The goal of MFEM is to enable high-performance scalable finite element discretization research and application development on a wide variety of platforms, ranging from laptops to supercomputers.
Conceptually, MFEM can be viewed as a finite element toolbox that provides the building blocks for developing finite element algorithms in a manner similar to that of MATLAB for linear algebra methods.
Higher-order Finite Element Spaces
- H1-conforming, H(div)-conforming, H(curl)-conforming spaces,
- discontinuous L2 spaces,
- numerical trace (interfacial) spaces,
- NURBS spaces for isogeometric analysis.
In addition to classical Galerkin methods, MFEM enables the quick prototyping of
- mixed finite elements,
- Discontinuous Galerkin (DG) methods,
- isogeometric analysis methods,
- Discontinuous Petrov-Galerkin (DPG) approaches,
- Hybridization and static condensation for high-order problems.
Wide Range of Mesh Types
MFEM supports arbitrary element transformations and includes classes for dealing with:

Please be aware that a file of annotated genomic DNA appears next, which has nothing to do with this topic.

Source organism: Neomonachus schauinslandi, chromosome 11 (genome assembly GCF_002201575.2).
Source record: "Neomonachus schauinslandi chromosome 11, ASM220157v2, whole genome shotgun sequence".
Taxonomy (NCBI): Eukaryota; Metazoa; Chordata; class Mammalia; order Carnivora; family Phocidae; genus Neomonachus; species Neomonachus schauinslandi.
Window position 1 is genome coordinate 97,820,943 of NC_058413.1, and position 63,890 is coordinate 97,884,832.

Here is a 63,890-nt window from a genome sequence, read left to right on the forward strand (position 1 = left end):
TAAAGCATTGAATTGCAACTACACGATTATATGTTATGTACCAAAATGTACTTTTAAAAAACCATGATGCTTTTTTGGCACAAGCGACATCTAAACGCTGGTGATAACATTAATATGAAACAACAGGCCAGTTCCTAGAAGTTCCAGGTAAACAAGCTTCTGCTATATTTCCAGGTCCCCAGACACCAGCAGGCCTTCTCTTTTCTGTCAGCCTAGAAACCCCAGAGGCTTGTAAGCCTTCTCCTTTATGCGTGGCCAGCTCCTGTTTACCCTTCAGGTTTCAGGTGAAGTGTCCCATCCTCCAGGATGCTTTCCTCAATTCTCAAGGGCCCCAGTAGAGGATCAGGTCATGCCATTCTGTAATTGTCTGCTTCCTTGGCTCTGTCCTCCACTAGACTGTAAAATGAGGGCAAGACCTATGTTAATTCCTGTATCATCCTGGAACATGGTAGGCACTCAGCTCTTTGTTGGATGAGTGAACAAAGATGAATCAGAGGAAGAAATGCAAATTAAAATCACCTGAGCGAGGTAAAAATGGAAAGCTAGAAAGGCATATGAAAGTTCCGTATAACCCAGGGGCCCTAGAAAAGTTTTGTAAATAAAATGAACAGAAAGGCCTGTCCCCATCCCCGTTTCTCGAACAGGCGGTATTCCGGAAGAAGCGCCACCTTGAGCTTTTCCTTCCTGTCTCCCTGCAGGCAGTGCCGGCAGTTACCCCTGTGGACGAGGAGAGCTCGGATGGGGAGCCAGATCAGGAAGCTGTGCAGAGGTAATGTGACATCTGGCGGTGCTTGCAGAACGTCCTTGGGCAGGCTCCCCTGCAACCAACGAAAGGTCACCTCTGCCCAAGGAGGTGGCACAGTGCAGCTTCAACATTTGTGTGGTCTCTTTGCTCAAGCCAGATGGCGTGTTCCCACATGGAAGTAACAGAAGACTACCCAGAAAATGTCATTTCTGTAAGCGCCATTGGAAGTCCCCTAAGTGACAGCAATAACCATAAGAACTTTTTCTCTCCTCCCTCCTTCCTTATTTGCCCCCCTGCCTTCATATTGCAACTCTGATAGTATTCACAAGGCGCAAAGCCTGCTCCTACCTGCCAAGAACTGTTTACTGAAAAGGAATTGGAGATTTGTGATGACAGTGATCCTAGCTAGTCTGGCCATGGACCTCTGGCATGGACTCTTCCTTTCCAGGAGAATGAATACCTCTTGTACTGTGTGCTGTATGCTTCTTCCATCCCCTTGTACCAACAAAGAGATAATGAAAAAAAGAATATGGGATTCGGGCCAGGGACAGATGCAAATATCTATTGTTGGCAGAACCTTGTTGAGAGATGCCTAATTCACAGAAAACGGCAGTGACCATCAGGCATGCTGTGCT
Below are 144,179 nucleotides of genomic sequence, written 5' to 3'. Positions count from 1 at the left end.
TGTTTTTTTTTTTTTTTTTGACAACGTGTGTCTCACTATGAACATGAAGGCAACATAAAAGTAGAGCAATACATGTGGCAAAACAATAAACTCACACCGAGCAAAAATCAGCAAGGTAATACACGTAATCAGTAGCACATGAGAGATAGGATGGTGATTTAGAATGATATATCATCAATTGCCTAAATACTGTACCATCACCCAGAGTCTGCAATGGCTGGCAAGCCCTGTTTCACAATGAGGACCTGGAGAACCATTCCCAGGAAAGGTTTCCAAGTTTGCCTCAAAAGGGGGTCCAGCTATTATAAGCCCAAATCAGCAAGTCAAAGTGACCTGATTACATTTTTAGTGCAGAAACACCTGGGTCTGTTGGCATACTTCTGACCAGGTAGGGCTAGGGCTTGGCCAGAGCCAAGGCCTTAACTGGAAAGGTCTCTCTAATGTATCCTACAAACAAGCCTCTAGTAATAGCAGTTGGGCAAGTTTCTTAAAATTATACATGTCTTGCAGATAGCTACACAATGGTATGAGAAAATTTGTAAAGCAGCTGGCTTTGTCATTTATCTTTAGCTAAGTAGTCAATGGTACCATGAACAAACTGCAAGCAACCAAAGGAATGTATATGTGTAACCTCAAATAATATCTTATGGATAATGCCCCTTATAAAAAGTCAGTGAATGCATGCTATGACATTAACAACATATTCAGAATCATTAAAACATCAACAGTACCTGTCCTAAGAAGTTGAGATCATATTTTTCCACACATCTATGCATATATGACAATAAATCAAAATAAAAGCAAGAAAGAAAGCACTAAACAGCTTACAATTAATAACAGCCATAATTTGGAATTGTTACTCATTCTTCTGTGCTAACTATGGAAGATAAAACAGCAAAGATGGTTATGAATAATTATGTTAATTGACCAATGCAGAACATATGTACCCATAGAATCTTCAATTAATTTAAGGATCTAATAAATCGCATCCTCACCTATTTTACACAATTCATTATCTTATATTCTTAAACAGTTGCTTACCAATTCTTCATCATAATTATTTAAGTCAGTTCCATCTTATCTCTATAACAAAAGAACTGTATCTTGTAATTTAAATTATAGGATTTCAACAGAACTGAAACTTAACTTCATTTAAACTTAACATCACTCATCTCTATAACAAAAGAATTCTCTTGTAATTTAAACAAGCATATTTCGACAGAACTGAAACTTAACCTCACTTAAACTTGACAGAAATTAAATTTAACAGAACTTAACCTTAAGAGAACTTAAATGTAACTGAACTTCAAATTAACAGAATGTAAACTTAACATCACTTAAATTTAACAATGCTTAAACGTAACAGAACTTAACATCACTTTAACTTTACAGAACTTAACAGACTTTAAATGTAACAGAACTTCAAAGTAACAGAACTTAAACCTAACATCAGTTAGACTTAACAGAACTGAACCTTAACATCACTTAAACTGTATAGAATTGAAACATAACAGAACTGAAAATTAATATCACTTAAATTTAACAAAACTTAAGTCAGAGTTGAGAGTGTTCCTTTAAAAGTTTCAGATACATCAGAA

- triangular, quadrilateral, tetrahedral, wedge, and hexahedral elements,
- uniform refinement (all element types),
- conforming local mesh refinement (triangular/tetrahedral meshes),
- non-conforming mesh refinement (quadrilateral/hexahedral meshes), including anisotropic refinement,
- mesh optimization based on the Target-Matrix Optimization Paradigm (TMOP),
- higher-order elements with curved boundaries,
- surface meshes embedded in 3D, topologically periodic meshes, 1D meshes.
Additional support for automated adaptive analysis and parallel unstructured modifications on simplex meshes is provided via integration with the PUMI distributed mesh management system.